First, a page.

How to identify elderflower and what to do with it
For many foragers, elder (Sambucus nigra) is the jewel in the crown. And as there are so many simple and delicious ways of eating (and drinking!) the flowers and fruits, it's easy to see why.
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It’s abundant throughout the UK, in woods and along roadside hedgerows. From late May you’ll see masses of tiny white flowers hanging in sprays which develop into purple elderberries later in the summer.
Elderflowers have many different culinary uses, from drinks to desserts, so if you want to dip your toe into the world of foraging, they're a great place to start.
Please follow our foraging guidelines.
How to identify elder
Elderflowers come from the elder tree. It generally grows as a shrub or small tree to a height of around five to 10 metres.
The leaf is compound and pinnate (which means feather-shaped) with five or seven leaflets. The leaflets are arranged opposite to each other with one single leaflet at the tip. The edge of each leaflet is serrated (toothed) and there may be small hairs on their underside.
In winter, the newly emerging leaf buds are purplish and spiky-scaled like pineapples.
Credit: Alan Belton / WTML
Bark and stem
Young twigs are green, but as they mature they turn light grey-brown. Stems are often dotted with small light brown bumps or warts called lenticels. Young branches are light and brittle and have a creamy-white pithy tissue inside.
As the bark matures it becomes deeply furrowed and has a corky appearance.
Credit: Carole Sutton / WTML
Flat-topped clusters of tiny, creamy-white flowers appear in June. To many people the fragrance is sweet and summery and it attracts masses of insects.
Credit: Pete Holmes / WTML
How to use elderflowers
The flowers and berries are the only edible part of the plant. They are mildly toxic and have an unpleasant taste when raw. Cooking destroys the toxic chemicals.
Elderflowers are ready around late May to mid-June. They’re best picked when the buds are freshly open on a warm, dry, sunny day, well away from traffic fumes. Give them a shake to remove any insects and rinse briefly in cold water before using.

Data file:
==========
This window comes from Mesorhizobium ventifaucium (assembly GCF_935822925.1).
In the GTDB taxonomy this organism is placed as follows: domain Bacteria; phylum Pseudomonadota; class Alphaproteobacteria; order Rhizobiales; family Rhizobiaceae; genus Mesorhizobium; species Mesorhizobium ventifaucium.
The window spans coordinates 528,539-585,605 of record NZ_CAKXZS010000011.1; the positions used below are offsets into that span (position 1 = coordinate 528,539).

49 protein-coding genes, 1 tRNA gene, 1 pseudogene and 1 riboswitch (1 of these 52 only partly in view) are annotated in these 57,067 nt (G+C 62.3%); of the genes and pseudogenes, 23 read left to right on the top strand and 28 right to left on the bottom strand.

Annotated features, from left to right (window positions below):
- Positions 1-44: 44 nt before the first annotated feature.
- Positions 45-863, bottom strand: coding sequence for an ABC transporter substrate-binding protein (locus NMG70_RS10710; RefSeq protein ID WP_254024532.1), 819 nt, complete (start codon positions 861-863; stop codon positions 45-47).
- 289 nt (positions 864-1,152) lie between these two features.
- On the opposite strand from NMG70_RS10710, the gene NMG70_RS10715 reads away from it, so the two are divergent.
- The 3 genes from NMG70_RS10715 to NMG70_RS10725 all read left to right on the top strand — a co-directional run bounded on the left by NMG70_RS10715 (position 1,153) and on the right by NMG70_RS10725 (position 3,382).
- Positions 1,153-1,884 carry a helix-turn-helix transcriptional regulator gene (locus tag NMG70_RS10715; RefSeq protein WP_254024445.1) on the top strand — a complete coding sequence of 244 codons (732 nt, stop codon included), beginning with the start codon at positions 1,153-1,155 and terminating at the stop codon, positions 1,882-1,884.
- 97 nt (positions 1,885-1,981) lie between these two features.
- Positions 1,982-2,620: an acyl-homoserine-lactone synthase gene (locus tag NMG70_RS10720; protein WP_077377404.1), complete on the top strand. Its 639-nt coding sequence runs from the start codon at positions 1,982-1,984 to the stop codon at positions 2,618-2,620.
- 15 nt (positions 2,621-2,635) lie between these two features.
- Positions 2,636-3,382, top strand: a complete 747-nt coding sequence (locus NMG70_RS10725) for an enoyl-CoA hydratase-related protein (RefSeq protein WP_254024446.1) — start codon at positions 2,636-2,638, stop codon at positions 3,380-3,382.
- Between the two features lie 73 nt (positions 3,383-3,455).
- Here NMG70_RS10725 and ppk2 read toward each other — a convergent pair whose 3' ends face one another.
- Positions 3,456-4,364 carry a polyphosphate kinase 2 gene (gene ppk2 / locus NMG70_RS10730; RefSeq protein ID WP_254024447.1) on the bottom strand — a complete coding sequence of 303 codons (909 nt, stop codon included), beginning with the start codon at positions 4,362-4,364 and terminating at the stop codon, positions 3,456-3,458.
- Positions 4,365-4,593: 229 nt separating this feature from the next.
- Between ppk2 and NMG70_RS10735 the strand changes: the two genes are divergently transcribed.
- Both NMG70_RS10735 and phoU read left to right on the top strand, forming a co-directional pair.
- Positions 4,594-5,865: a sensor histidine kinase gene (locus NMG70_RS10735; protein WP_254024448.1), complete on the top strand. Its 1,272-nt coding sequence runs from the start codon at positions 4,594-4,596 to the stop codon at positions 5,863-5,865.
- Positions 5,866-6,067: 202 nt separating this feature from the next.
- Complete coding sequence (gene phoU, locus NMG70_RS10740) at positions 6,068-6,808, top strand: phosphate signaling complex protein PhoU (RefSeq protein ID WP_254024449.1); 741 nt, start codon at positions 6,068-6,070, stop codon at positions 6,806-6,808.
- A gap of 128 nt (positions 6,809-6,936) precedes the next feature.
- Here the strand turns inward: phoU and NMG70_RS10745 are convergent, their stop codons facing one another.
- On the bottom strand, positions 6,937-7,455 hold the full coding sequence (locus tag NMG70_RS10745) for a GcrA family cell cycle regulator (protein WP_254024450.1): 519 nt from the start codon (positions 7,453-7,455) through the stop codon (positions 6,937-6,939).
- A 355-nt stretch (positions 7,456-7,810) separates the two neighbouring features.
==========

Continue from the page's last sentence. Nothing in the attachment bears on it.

The fragrant flowers are most famous for making elderflower champagne and cordial – perfect summer drinks.
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Elderflower cordial is a sign that summer has begun. Try our elderflower cordial without citric acid. You can drink it chilled, diluted with water or add a drop to dry white wine. Add to fruity, creamy desserts with gooseberries, raspberries, rhubarb or peaches.
There are recipes out there for elderflower wine and elderflower liqueur (stunning drizzled over fruit salads). You can also make elderflower tea from an infusion of the fresh flowers.
Add a couple of sprigs of elderflower when cooking fruit for tarts and crumbles (removing them at the end) for a delicate summery flavour. Or, stir a few flowers into cake and muffin mixtures to give them a light, sweet scent. Elderflowers can even be fried in a light batter until crisp (try our elderflower fritters recipes below).
The green, unopened flower buds can be pickled and used in a similar way to capers.
Elderflower fritters recipe
- 12 elderflower heads, rinsed in cold water and shaken dry
- Sunflower oil for frying
- Caster sugar to serve
To make the batter:
- 100g plain flour
- 2 tablespoons sunflower oil
- 175ml sparkling mineral water
- 1 tablespoon sugar
- 1 egg white
- Sift the flour into a basin then add 2 tablespoons of oil and the sparkling mineral water. Beat to a thick paste, and then stir in a tablespoon of sugar. Set aside for 30 minutes.
- Just before frying the elderflowers, beat an egg white and fold it into the batter.
- Get a deep pan of oil hot (test the heat by dropping in a teaspoon of batter – it should bubble and start to turn golden quickly).
- Dip the elderflowers one at a time into the batter and lower them into the oil. Hold them under the oil by pushing down on the stem.
- Fry until the batter is pale gold and crisp, then lift out and dip straight into a dish of caster sugar and give it a liberal coating.
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